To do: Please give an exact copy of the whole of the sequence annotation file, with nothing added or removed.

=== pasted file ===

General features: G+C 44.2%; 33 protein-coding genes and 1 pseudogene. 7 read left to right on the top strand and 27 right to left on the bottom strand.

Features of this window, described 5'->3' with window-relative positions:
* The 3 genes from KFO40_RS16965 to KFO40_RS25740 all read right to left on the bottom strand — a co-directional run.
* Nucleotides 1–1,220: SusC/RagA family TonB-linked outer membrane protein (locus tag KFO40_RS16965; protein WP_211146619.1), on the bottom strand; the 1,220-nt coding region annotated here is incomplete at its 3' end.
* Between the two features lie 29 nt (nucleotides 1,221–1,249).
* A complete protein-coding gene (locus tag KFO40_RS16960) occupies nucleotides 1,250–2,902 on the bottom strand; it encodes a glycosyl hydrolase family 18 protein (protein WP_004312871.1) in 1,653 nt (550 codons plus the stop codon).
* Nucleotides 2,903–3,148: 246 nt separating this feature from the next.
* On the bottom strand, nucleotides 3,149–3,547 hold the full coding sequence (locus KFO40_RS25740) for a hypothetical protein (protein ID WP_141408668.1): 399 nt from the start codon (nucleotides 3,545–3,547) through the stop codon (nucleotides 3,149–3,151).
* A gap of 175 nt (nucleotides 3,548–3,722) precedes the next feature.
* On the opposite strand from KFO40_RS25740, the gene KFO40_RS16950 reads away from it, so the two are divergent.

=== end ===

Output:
General features: G+C 44.2%; 33 protein-coding genes and 1 pseudogene. 7 read left to right on the top strand and 27 right to left on the bottom strand.

Features of this window, described 5'->3' with window-relative positions:
* The 3 genes from KFO40_RS16965 to KFO40_RS25740 all read right to left on the bottom strand — a co-directional run.
* Nucleotides 1–1,220: SusC/RagA family TonB-linked outer membrane protein (locus tag KFO40_RS16965; protein WP_211146619.1), on the bottom strand; the 1,220-nt coding region annotated here is incomplete at its 3' end.
* Between the two features lie 29 nt (nucleotides 1,221–1,249).
* A complete protein-coding gene (locus tag KFO40_RS16960) occupies nucleotides 1,250–2,902 on the bottom strand; it encodes a glycosyl hydrolase family 18 protein (protein WP_004312871.1) in 1,653 nt (550 codons plus the stop codon).
* Nucleotides 2,903–3,148: 246 nt separating this feature from the next.
* On the bottom strand, nucleotides 3,149–3,547 hold the full coding sequence (locus KFO40_RS25740) for a hypothetical protein (protein ID WP_141408668.1): 399 nt from the start codon (nucleotides 3,545–3,547) through the stop codon (nucleotides 3,149–3,151).
* A gap of 175 nt (nucleotides 3,548–3,722) precedes the next feature.
* On the opposite strand from KFO40_RS25740, the gene KFO40_RS16950 reads away from it, so the two are divergent.